In other words, his impulsive foray into politics might not just make him one of the most reviled U.S. presidents in history but take down the Trump businesses, too.

Investigative reporter Robert Parry broke many of the Iran-Contra stories for The Associated Press and Newsweek in the 1980s.

May 19, 2017 Posted by | Economics, False Flag Terrorism | , , , , | 1 Comment

The Tiananmen “Massacre”?

The Unrelenting Monopoly Media Agenda

By Wei Ling Chua | Dissident Voice | May 17, 2017

When we search the internet for ‘Tiananmen Square Massacre’, there are hundreds of thousands of hyperlinks to books, news, articles, and videos that describe the event as a “Massacre”; and even the reputable Encyclopaedia Britannica also cites the Western media as sources to describe the 1989 incident as a “Massacre”.

This is despite the fact that, in 1998, Washington Post journalist Jay Mathews reported in the Columbia Journalism Review that “no one died at Tiananmen Square” and that “it is hard to find a journalist who has not contributed to the misimpression”.

In 2004, the Christian Science Monitor revealed that Human Rights Watch decided not to publish their 52-page eye-witness report that confirmed the Chinese side of the story. In 2009, BBC journalist James Miles admitted that he had “conveyed the wrong impression.” CBS journalist Richard Roth also stated in 2009:

“we saw no bodies, injured people, ambulances or medical personnel – in short, nothing to even suggest, let alone prove, that a ‘massacre’ had recently occurred in that place,” however, Roth continues: “after a debrief[ing] on-air by Dan Rather (London office), I made an effort to avoid using the word ‘massacre’”, and acknowledged that he did not “make a point trying to contradict a colleague on the air.”

Are you aware of the circumstances under which these journalists suddenly decided to admit their years of contribution to the “misimpression”? Are you aware that they then tried to change the story from a Tiananmen Massacre” to a “Beijing Massacre” with the odd exception, such as Graham Earnshaw – a Reuters journalist in whose personal memoirs there was not a single word suggesting that he had witnessed any killing by the People’s Liberation Army (PLA) inside or outside Tiananmen Square? As a matter of fact, after witnessing how the PLA took control of Tiananmen Square without injuring anyone, Earnshaw left the Square and walked to one of the alleys where he witnessed how a PLA commander dispersed a crowd. This is a direct quote from Earnshaw’s memoirs:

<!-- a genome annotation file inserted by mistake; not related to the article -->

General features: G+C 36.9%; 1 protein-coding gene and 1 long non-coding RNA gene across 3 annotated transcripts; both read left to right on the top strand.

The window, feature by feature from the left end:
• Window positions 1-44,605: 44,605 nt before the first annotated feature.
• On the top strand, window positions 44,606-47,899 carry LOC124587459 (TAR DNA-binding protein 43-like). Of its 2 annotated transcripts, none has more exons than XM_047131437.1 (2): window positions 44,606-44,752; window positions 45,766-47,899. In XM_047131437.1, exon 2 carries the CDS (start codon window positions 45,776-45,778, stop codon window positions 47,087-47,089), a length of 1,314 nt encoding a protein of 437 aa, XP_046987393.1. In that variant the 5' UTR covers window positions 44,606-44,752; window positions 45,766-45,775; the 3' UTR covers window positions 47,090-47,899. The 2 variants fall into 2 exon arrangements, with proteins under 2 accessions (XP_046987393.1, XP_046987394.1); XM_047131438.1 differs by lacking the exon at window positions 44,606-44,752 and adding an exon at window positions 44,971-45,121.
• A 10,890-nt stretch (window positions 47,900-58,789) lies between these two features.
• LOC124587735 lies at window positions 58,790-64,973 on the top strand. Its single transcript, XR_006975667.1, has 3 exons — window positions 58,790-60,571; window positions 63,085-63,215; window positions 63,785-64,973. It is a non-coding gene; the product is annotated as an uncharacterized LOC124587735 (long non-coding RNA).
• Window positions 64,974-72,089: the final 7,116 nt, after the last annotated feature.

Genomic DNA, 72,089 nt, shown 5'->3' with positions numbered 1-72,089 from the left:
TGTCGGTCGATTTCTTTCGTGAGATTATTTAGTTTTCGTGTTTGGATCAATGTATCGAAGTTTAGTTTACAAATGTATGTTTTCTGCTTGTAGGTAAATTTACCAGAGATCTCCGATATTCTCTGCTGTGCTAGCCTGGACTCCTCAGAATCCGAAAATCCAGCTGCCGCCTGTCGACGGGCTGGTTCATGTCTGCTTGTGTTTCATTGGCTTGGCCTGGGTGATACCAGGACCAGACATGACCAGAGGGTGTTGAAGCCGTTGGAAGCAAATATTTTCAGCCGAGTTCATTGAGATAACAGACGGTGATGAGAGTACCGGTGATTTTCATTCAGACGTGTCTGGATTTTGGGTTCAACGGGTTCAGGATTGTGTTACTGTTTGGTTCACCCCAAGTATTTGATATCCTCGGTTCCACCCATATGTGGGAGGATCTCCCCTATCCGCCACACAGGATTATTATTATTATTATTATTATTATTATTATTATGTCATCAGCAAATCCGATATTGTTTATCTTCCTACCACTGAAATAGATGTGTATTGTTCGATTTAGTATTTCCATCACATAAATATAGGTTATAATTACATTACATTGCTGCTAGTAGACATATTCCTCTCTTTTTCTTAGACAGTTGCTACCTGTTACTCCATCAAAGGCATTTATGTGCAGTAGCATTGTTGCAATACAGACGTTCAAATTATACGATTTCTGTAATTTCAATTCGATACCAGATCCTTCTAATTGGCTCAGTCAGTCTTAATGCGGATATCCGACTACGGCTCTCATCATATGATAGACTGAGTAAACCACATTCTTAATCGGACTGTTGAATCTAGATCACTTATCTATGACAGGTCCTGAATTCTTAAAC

A PLA commander shouts at the crowd to disperse and warns that his troops will fire if people didn’t go. Still, people hold their ground. The troops lift their rifles and fire above the heads of the crowd.

In fact, there is ample silent evidence in the images produced by the Western media that tells the story of a highly restrained Chinese government facing a protest of a similar nature to ones in the West at that particular stage of economic development. My book, Tiananmen Square “Massacre”? The Power of Words v Silent Evidence (2014; see review) compares dozens of images (silent evidence) from the Western media to their corresponding captions to explain how the power of language can easily overpower the silent evidence that tells the opposite story.

The Western media also lied about the protesters’ desire for a Western-style democracy. The Financial Times journalist James Kynge wrote in 2009 that:

People say journalism is merely a first, rough draft of history. But the problem here is that this draft appears to have been canonised, passing largely unedited into popular conscience. I do question, however, the Western media’s basic assertion that the demonstrations had been “pro-democracy”. Even now, a raft of editorials commemorating the event’s 20th anniversary repeats the mantra that the students were “demanding democracy”.

Former Australian China Desk officer Gregory Clark wrote in the Japan Times (2008) complaining about how none of the media from the USA, the UK, and Australia, including “the New York Times, the usually impartial Guardian and Independent, and the Sydney Morning Herald, are interested in publishing rebuttals.”

The irony is that, after decades of portraying the protesters as unarmed and peaceful, the Guardian decided in 2009 to publish for the first time images of violence against the Chinese military outside Tiananmen Square but using the word “violence” in an ambiguous manner.

Here is an example of how BBC manufactured the perception of a “massacre” without showing their viewers a single clip of a dead person.

BBC 2014 search Tiananmen.jpg

In fact, there is further evidence from the work of historians, the WikiLeaks release of U.S. embassy cables, and the National Security Archive’s declassified history, all pointing to the accuracy of the Chinese official story. Unfortunately, to this day, the event is still described by many as a “massacre”.

Given the massive evidence of U.S. false flags and western media stenography of such events — e.g., the explosion of the USS Maine in Havana, the phantom missiles in the Tonkin Gulf, the phantom WMDs in Iraq, and the crude manipulation of gas attacks in Syria to frame the Syrian government — what credibility do western governments and the western monopoly media have? Given that this writer has presented western media recantations and reporting that is contrary to the prevalent monopoly media narrative on what occurred in Tiananmen Square, one must consider what is revealed by the fact that the China-demonizing narrative persists in the West.

Wei Ling Chua is an accredited INS and ANFS Freelance Journalist. He is also the author of Tiananmen Square ‘Massacre’? and Democracy: What the west can learn from China. He can be reached at: wchua62@gmail.com. Twitter: OcastJournalist. Visit Wei Ling’s website.

May 18, 2017 Posted by | Deception, Fake News, False Flag Terrorism, Mainstream Media, Warmongering, Timeless or most popular | , | 1 Comment

Investigation into Khan Sheikhoun: Rules-based order tested by Western scheming